Back to the Cutting Board
Homemade Maple-Cinnamon Oat Pop Tarts
- 2 cups unbleached all-purpose flour
- 1 cup oat flour* (See recipes notes below)
- 1/2 tsp. salt
- 6 tbsp. unsalted butter, cut into small cubes and chilled
- 3 tbsp. coconut oil or shortening, chilled (measure out each tablespoon separately and chill along with the butter)
- 2 tbsp. maple syrup
- 6 to 8 tbsp. ice water
- 1 egg
- 1/2 cup maple sugar or brown sugar
- 1 1/2 tsp. cinnamon
- 1/3 cup powdered sugar
- 2 to 3 tbsp. maple syrup
Make the dough: Combine both flours and salt in a large bowl. Cut in pieces of chilled butter and coconut oil until the mixture is crumbly. You can do this in a food processor or with a pastry blender. Stir in the maple syrup.
Add 1/4 cup of ice water, then add one tablespoon of water at a time until the mixture comes together into a ball. Knead lightly a few times until the dough is combined. Shape into a rectangle and cover with plastic wrap. Chill in the fridge for 15 to 30 minutes. (This can be made the night before. Let dough soften up slightly before rolling it out.)
While the dough is chilling, mix together the maple sugar and cinnamon in a small bowl. Set aside.
Separate the egg white into a small bowl and discard the yolk or save it for another use. Beat the egg white until frothy.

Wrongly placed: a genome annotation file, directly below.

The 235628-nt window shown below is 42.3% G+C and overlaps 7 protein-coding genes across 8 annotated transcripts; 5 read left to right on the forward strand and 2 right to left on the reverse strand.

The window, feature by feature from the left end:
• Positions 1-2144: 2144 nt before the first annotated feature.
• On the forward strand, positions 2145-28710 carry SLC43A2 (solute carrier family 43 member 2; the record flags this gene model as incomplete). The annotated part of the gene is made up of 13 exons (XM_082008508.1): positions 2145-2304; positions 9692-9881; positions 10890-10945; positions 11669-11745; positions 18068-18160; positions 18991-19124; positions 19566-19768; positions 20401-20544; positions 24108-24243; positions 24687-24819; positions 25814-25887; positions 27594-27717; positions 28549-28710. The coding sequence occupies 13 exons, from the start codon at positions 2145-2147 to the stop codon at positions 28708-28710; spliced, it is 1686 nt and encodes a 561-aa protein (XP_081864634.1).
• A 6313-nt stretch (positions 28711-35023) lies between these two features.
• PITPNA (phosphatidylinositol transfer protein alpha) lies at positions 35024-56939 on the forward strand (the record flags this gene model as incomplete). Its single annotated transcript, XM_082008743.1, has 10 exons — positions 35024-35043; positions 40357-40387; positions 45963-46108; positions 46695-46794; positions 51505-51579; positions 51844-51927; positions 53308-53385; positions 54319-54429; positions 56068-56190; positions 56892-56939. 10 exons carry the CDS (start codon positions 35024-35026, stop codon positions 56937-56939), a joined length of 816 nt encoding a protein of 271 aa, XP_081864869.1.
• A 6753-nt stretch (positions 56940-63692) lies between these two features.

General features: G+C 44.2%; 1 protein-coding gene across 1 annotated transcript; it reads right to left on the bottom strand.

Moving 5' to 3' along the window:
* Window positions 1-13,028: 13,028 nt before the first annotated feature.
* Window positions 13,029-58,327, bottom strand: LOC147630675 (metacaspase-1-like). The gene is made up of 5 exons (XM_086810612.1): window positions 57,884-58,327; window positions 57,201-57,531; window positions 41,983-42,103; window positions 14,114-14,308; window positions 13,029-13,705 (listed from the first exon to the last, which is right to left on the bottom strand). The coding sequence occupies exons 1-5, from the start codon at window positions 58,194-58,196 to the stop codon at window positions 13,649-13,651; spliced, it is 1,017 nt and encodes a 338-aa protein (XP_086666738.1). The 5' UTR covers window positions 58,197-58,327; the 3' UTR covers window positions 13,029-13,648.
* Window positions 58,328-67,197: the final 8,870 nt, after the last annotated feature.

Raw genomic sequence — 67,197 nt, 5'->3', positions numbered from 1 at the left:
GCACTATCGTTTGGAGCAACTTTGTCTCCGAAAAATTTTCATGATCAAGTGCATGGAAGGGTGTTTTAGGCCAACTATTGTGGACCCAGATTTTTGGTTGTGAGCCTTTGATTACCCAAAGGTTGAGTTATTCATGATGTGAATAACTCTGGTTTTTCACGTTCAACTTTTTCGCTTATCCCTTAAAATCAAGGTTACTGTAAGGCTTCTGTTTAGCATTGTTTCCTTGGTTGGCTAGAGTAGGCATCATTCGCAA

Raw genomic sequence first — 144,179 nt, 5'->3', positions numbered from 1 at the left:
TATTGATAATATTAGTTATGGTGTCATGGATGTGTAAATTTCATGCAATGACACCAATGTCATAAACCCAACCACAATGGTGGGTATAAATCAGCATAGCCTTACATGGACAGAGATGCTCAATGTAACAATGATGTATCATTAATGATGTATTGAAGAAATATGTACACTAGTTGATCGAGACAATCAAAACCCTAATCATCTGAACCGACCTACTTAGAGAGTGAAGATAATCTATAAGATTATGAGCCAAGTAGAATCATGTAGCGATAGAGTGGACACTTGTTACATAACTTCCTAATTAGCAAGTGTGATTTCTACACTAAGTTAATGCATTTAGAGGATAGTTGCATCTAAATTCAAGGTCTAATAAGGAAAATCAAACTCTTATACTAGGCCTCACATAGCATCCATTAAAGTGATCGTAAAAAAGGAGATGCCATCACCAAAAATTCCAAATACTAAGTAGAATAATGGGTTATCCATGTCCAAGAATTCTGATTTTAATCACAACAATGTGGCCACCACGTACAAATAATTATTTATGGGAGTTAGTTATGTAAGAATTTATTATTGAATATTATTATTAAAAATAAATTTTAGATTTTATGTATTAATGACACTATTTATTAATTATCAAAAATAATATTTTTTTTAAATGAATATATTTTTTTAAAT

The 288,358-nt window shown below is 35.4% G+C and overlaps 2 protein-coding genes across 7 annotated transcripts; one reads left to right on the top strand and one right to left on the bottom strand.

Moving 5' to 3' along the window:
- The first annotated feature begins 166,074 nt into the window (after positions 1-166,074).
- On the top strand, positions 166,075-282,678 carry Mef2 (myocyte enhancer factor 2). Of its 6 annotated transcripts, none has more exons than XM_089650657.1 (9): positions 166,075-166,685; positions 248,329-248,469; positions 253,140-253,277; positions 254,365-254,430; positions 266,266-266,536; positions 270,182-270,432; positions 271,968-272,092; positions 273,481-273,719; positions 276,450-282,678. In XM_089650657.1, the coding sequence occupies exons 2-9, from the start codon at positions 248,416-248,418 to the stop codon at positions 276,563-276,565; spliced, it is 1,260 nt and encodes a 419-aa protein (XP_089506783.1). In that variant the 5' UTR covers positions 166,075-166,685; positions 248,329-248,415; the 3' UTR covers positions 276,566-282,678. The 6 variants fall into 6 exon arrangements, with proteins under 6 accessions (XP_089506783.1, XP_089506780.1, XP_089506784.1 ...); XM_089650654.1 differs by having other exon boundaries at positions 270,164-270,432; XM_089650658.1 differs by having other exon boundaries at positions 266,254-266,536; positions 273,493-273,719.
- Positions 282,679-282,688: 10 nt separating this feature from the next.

Preheat oven to 350 degrees (F). Line a large baking sheet with parchment.
Shape and fill tarts: Remove the dough from the fridge and place it on a lightly floured surface. If you have a small work surface, cut the dough in half and store the remaining half in the fridge until you need it. Roll the dough out in a large rectangle to about 1/8-inch thick. Cut into 3×4-inch rectangles. Tip: Use a small food container as a make-shift dough cutter.
(The dough sticks together pretty easily, so if you have lots of dough remnants you should be able to piece enough together to get a few more tarts.)
Transfer one rectangle to the baking sheet. Brush egg white around the top edge of the dough, about 1/2 inch all around. The egg white will help seal the two pieces of dough together. Add about two teaspoons of the cinnamon-sugar mixture in the middle. Brush egg white around the bottom edge of another rectangle and place it directly on top, pressing the edges together tightly. Use a fork to mark the edges of the tart on both sides. Then poke a few holes in the top piece of the tart to let steam escape. Repeat with remaining rectangles.
Bake for 25-30 minutes or until the top and edges start to brown. Cool for about 5 minutes on the pan on a rack.
While the tarts are cooling, mix up the powdered sugar and maple syrup until smooth. The icing will be thick. When the tarts are still warm but not hot to the touch, spread a tablespoon or so of icing on top. Set aside for a minute and let the icing set.
Serve tarts warm or at room temperature. These are best right out of the oven, but they can be heated up the next day, about 10 minutes in a 350-degree oven (no need to preheat). Tarts that haven’t been iced can be toasted.